When millions of tons of heat-absorbing particulate pollution in the form of soot, dust, smoke, and coal fly ash are deposited in the troposphere they heat the surrounding air masses and, acting as a lid on the atmospheric ‘beaker’, they directly lower the adverse temperature gradient between Earth’s surface and the troposphere’s upper layer. Such interference directly reduces atmospheric convection and allows incident solar radiation to build up and warm the planet.
Herndon concludes: “The lowering of the adverse temperature gradient in the lower atmosphere is the primary way global particulate pollution causes global warming.” 
The Geoengineering Stakes
Over the last two decades geoengineering has been much discussed and hyped as a possible anthropogenic antidote to human-caused CO2 global warming. The two have been coupled as a single problem/solution conundrum in the minds of scientific and political elites at least since the National Academy of Sciences’ massive 1992 report Policy Implications of Greenhouse Warming.  The ‘the Pinatubo option’ of ameliorating CO2-caused heat by spraying millions of tons of sulfur dioxide or aluminum nanoparticulates into the stratosphere, what geoengineers call ‘stratospheric radiation management’, is their currently favored solution to the problem of global warming.  And political elites are peering over the engineers’ shoulders with close attention to the political intricacies of eventual implementation. 
The problems with this ‘solution’ are manifold and obvious, yet underappreciated. The problem posed, for instance, by aerosolized pollution nanoparticulates to the stratospheric ozone layer, which shields the entire biosphere from ultraviolet radiation, though mentioned, is rarely stressed. Even in the dry stratosphere, which is far less turbulent than the moisture-laden troposphere, gravity operates. Particulates precipitate out, falling first into the troposphere where the weather occurs in form of rain and drought (among other events), and from the troposphere onto agricultural fields and gardens, into reservoirs and lakes, into the ocean, and into vertebrate lungs.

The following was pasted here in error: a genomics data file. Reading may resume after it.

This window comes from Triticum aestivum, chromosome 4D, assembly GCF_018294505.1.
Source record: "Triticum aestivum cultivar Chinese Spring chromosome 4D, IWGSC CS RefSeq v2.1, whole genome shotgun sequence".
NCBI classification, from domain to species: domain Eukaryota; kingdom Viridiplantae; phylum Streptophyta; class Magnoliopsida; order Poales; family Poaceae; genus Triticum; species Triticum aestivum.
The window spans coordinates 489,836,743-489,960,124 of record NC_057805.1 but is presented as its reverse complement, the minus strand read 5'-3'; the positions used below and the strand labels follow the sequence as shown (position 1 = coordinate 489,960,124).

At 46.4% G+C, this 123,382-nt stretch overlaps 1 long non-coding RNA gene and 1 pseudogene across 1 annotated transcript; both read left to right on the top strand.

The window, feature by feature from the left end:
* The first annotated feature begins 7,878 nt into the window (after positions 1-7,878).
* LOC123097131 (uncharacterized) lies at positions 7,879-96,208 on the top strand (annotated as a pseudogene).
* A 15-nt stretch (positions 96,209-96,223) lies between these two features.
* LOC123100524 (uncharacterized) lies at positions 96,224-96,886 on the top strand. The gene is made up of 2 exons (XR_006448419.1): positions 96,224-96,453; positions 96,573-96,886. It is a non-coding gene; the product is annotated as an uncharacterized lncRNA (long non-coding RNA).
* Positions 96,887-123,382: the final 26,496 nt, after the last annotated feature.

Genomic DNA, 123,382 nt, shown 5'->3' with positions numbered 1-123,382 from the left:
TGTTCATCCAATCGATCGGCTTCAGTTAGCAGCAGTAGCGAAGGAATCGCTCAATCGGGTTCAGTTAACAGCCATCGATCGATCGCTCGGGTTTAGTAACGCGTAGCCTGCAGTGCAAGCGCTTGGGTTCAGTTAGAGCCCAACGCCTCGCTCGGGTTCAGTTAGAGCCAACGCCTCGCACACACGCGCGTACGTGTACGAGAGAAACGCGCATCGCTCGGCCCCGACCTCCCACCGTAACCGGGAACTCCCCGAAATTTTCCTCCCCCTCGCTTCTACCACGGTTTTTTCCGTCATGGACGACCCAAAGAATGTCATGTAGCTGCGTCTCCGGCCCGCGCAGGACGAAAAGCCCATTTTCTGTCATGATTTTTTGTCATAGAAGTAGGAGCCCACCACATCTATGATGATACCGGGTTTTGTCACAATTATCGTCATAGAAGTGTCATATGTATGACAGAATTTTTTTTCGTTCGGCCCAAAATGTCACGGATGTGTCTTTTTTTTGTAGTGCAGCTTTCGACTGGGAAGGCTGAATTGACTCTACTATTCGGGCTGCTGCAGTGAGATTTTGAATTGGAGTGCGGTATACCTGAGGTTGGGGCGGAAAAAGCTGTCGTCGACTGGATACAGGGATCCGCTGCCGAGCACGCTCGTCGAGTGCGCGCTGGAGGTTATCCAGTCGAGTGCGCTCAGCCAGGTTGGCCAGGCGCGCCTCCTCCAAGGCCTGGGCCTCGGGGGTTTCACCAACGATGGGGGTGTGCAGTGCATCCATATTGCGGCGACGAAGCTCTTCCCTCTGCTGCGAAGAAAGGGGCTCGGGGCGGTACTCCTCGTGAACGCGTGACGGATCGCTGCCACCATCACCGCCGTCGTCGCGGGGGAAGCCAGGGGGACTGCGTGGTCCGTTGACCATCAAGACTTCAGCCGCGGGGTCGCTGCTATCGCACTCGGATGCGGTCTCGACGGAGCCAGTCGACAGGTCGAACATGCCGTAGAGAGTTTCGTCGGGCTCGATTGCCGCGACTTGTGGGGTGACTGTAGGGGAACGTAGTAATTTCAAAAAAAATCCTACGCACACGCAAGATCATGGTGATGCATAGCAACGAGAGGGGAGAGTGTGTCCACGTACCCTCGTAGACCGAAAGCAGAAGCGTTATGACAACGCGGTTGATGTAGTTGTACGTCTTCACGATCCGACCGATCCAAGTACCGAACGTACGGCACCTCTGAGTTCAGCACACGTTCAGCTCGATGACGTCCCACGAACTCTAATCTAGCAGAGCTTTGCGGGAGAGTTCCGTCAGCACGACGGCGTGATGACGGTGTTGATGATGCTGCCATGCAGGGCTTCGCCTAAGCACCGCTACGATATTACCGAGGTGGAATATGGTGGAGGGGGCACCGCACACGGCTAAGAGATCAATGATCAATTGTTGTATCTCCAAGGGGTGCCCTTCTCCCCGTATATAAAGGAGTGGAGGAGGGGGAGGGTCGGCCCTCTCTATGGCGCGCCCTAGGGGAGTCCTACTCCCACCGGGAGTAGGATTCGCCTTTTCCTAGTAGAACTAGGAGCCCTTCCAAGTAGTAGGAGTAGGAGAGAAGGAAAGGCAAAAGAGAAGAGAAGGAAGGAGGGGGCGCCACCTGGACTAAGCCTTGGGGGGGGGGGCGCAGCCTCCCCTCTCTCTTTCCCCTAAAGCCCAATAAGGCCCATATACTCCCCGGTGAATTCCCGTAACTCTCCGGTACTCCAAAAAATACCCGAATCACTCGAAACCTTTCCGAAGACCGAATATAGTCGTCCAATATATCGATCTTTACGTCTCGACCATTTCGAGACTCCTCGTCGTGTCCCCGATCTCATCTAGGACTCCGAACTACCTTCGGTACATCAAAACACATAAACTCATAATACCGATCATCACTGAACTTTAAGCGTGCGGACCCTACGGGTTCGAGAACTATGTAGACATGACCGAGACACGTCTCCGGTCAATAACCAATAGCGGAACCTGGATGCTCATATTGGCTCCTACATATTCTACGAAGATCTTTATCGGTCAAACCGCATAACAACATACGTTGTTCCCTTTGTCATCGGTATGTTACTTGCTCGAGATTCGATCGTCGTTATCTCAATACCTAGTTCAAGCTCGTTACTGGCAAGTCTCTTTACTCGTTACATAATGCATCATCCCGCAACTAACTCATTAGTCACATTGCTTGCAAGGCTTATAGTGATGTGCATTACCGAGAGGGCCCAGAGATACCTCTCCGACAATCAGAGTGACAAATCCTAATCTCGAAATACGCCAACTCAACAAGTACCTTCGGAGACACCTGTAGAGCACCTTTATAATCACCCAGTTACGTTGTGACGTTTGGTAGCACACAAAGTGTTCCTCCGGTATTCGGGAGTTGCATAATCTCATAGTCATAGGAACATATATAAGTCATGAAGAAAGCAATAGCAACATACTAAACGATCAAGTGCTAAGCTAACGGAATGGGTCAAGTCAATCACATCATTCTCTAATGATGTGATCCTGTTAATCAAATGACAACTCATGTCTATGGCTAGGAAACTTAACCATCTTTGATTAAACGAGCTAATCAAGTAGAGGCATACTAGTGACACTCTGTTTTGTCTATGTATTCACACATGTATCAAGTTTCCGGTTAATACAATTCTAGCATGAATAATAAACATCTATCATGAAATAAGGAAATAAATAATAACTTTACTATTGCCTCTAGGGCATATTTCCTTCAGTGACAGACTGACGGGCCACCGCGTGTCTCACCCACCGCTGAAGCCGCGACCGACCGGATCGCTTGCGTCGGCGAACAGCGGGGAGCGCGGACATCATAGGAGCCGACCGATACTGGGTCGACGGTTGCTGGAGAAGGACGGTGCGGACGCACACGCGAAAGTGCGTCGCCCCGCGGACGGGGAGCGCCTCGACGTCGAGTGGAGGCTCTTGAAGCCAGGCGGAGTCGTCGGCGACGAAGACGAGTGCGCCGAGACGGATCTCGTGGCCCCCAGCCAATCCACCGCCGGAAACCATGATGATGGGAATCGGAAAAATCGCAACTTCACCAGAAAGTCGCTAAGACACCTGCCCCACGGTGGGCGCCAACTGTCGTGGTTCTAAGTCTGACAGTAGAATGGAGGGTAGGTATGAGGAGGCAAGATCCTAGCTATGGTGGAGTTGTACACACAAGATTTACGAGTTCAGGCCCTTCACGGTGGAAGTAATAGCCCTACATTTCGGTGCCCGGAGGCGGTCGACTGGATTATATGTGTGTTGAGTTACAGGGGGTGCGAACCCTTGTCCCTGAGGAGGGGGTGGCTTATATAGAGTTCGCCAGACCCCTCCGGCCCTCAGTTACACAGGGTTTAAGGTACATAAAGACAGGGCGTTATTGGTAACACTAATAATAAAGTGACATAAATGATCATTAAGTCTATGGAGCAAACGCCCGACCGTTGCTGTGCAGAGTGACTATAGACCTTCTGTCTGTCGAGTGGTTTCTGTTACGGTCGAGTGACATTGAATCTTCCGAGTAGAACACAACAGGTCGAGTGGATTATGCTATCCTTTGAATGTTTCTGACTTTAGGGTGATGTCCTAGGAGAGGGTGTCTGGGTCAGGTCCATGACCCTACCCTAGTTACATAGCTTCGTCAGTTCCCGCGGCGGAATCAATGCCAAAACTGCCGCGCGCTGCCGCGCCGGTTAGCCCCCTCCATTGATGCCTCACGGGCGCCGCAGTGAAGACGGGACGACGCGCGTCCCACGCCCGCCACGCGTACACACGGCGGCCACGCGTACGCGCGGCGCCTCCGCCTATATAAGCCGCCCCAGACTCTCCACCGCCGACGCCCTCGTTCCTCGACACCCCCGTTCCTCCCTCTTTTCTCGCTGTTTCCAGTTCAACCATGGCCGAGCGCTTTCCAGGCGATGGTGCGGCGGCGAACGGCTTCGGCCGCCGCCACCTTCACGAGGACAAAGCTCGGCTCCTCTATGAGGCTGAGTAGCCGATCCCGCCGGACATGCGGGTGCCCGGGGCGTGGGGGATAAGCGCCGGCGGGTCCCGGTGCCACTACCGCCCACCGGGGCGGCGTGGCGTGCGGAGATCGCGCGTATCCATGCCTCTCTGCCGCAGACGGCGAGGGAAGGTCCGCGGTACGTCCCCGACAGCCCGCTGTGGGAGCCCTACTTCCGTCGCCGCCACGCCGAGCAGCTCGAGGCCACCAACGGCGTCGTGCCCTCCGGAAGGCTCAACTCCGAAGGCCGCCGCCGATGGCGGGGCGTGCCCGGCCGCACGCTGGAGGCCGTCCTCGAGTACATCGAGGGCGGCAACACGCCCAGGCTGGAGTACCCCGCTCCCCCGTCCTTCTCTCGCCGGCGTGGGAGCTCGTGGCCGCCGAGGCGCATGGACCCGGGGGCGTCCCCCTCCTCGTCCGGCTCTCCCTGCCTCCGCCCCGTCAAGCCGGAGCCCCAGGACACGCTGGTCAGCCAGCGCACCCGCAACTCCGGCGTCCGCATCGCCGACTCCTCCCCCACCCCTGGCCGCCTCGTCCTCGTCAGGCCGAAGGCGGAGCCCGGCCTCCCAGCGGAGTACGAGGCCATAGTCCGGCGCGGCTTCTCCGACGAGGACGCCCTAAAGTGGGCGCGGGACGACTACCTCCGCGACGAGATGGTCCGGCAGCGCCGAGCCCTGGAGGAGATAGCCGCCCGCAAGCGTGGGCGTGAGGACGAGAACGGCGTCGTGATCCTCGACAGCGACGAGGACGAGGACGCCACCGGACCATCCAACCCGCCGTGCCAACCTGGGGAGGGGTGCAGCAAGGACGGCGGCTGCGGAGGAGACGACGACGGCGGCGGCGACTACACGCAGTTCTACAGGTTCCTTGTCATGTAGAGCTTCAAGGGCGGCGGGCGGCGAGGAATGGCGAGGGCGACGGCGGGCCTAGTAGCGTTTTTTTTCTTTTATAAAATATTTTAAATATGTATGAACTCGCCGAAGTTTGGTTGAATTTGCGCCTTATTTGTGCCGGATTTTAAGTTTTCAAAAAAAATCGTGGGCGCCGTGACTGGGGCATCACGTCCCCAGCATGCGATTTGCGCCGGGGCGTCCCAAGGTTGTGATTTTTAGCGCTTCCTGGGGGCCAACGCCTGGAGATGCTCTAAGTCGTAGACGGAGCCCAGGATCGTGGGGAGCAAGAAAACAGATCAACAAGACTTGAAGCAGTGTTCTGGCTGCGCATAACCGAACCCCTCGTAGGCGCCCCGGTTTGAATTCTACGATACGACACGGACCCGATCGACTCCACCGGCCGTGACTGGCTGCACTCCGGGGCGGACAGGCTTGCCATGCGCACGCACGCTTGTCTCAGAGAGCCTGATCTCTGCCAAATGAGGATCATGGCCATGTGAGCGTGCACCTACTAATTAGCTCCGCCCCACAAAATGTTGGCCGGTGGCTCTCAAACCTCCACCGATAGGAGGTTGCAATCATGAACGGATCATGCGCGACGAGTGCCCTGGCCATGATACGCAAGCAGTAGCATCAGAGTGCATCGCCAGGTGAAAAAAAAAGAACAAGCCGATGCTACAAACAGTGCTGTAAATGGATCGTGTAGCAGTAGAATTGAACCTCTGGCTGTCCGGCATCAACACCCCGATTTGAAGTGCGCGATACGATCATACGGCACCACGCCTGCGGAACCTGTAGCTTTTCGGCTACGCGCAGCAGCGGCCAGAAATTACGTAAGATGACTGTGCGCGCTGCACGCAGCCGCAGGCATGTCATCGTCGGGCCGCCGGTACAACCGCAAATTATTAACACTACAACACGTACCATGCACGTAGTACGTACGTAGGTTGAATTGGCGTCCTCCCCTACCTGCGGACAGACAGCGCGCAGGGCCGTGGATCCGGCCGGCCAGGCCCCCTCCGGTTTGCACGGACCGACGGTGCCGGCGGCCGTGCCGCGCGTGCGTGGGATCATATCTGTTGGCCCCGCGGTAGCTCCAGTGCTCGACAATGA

Even though the residence time of particulates in the stratosphere is measured in years (one, two, or three), not days and weeks, to keep ‘managing’ incoming solar radiance the stratospheric pollutant shield will have to be continuously renewed, and aerosols more or less constantly sprayed, at least for decades, and possibly longer. 
Leaving the long-term effects on local, regional, and global weather systems aside, once in the troposphere aerosols have mortal effects. Indeed, humanity and all other living beings would have to adapt to unprecedented levels of invisible aerosol pollution whose health effects are known  but grossly underappreciated. Last October the head of WHO warned that “the simple act of breathing is killing 7 million people a year and harming billions more.” He added that “air pollution now causes more deaths annually than tobacco,” and that “over 90% of the world’s population suffers toxic air…with profound impacts on the health of people, especially children.” .
There is, as readers of Herndon’s  or my work  know, another form of geoengineering. It takes place in the lower atmosphere, and constitutes a different, covert kind of enterprise, conducted by the military and its subcontractors, whose purpose can only be speculated upon.
What can no longer be denied, however, is that deep state tropospheric geoengineering’s principal and most significant result is to warm the planet.
In the early post-WW2 years John von Neumann, one the last century’s most influential scientists and mathematicians, claimed that “using computer-generated predictions…weather and climate systems ‘could be controlled, or at least directed, by the releases of perfectly practical amounts of energy’.”  Humans now possess those ‘perfectly practical amounts of energy’ in the form of globally dispersed ionospheric heaters and electrically conducting aerosols.
Toward the end of his life, von Neumann pronounced: “All stable processes we shall predict. All unstable processes we shall control.”